21 Nov 2023    Working Papers

A TWAIL Approach to Reforming the International Investment Regime

WTI Working Paper No. 14/2023 by Olufunmilola Olabode


There is no gainsaying the fact that the International Investment Regime (IIR) was introduced to provide legal protection against the abuse of power and egregious behaviour of governments.  In fact, when entering into Bilateral Investment Treaties (BIT) arrangements, host states recognised that concessions had to be made for the sake of economic development in their countries. However, the problem is that there are concerns that the current IIR may have diminished the overall welfare of developing countries in particular. There have been several conflicts between obligations of host states to protect foreign investments and their other international and domestic law obligations. As a result of these conflicts, foreign investors have challenged a wide range of government measures that impact negatively on their investment through the Investor-State Dispute Settlement (ISDS) mechanism. For instance, more than 40 cases were instituted against the government of Argentina due to emergency measures taken to deal with the economic and financial crisis of 2001.[1] Other instances include claims that arose due to legislative reforms in the renewable energy sector,[2] or the right to regulate to protect public health under the Fair and Equitable Treatment (FET) and indirect expropriation clauses.[3] In sum, investment treaties have become “an open invitation to unhappy investors, tempted to complain that a financial and business failure was due to improper regulation, misguided macroeconomic policy or discriminatory treatment by the host government and delighted by the opportunity to threaten the national government with a tedious, expensive arbitration”.[4]

One of the main points in this chapter is that the IIR provides reasons to suspect regime bias as described by Gathii based on its neoliberal agenda of foreign investment protection; its disregard for the host states’ environmental or sustainable development goals, the need for the protection of health and safety, labour rights; and the way the regime eludes developing countries’ effective participation in its dispute settlement process.[5]

How then can developing countries address this bias in IIR?  The regime is at a watershed moment and a lot of changes are going on globally. The important questions to ask are, what type of foreign investment protection rules would best suit the interests of developing countries? Most importantly, in what ways can developing countries avoid the consequences of the earlier treaties of the 1990s and early 2000s? What is the most effective way to approach the reform? These questions are of great importance because presently, the world is witnessing power-bases shift in the investment regime, the developing states are becoming capital-exporting states, and unlike during the 20th century, they are now in a position to influence the development of a balanced international investment regime. These circumstances present developing countries with an opportunity to reform the IIR and transform it in such a way that they are no longer just rule takers but effective rule makers.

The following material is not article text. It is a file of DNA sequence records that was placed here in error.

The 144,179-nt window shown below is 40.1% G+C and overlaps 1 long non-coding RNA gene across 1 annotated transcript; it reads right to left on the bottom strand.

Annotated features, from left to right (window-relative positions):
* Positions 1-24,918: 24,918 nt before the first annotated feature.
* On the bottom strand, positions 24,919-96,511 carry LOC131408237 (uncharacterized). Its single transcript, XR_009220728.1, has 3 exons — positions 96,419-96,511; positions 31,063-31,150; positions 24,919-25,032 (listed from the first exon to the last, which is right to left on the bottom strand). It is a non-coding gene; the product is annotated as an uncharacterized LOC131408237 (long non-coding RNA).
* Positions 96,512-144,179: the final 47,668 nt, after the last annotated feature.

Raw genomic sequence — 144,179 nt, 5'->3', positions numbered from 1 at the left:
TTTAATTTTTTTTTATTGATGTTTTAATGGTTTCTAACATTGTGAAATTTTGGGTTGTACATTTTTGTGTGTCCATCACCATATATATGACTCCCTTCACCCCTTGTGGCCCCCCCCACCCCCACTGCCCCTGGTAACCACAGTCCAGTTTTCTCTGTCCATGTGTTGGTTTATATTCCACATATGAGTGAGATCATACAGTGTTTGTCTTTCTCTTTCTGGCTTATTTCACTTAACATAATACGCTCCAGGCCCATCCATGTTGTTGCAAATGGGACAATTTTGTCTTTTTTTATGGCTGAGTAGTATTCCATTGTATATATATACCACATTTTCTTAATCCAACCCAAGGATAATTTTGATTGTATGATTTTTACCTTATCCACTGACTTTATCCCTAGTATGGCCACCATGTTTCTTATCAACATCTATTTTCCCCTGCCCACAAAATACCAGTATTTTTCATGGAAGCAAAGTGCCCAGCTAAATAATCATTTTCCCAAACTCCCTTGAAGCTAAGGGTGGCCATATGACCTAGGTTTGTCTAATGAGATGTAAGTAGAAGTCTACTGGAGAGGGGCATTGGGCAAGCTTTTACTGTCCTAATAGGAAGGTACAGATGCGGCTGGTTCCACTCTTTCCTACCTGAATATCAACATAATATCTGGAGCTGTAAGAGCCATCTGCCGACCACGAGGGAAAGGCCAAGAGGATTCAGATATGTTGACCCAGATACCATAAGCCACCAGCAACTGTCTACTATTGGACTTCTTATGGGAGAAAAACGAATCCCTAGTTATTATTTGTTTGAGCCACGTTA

This chapter is structured into three main sections. The first section will discuss briefly the evolution of the IIR and the controversy surrounding the regime between the developed and developing countries.  The next section focuses on the recent efforts made by some developing countries at the national and bilateral levels to address the inequities in the IIR. The third section discusses the need for harmonized efforts by developing countries at the regional and continental levels in reforming the IIR.

Finally, this chapter argues that the piecemeal approach adopted at the national and bilateral levels will not tackle all the defects in the system. It is therefore recommended that developing countries have a better chance at reforming the IIR by implementing new investment policies through harmonized efforts at the regional and continental levels. The MERCOSUR State Parties’ Protocol on Investment Cooperation and Facilitation and The African Union’s African Continental Free Trade Area (AfCFTA) serve as good examples for other developing countries to adopt at the regional or continental levels.


[1] Reed (2009),  Scorecard of Investment Treaty Cases Against Argentina since 2001, Kluwer Arbitration Blog of 2nd March 2009. Available at http://arbitrationblog.kluwerarbitration.com/2009/03/02/scorecard-of-investment-treaty-cases-against-argentina-since-2001/ (last accessed 31 January 2023).

[2] UNCTAD’ May 2017 IIA Issues Note on Investor-State Dispute Settlement: Review of Developments in 2016. Available at https://unctad.org/system/files/official-document/diaepcb2017d1_en.pdf (last accessed 1 April 2023).

[3] Philip Morris Brands Sarl, Philip Morris Products S.A. and Abal Hermanos S.A. v. Oriental Republic of Uruguay, ICSID Case No. ARB/10/7.Available at https://www.italaw.com/cases/460 (last accessed 1 April 2023).

[4]Peterson (2001), p. 13

[5] Gathii (2008), pp 261-264.

A TWAIL Approach to Reforming the International Investment Regime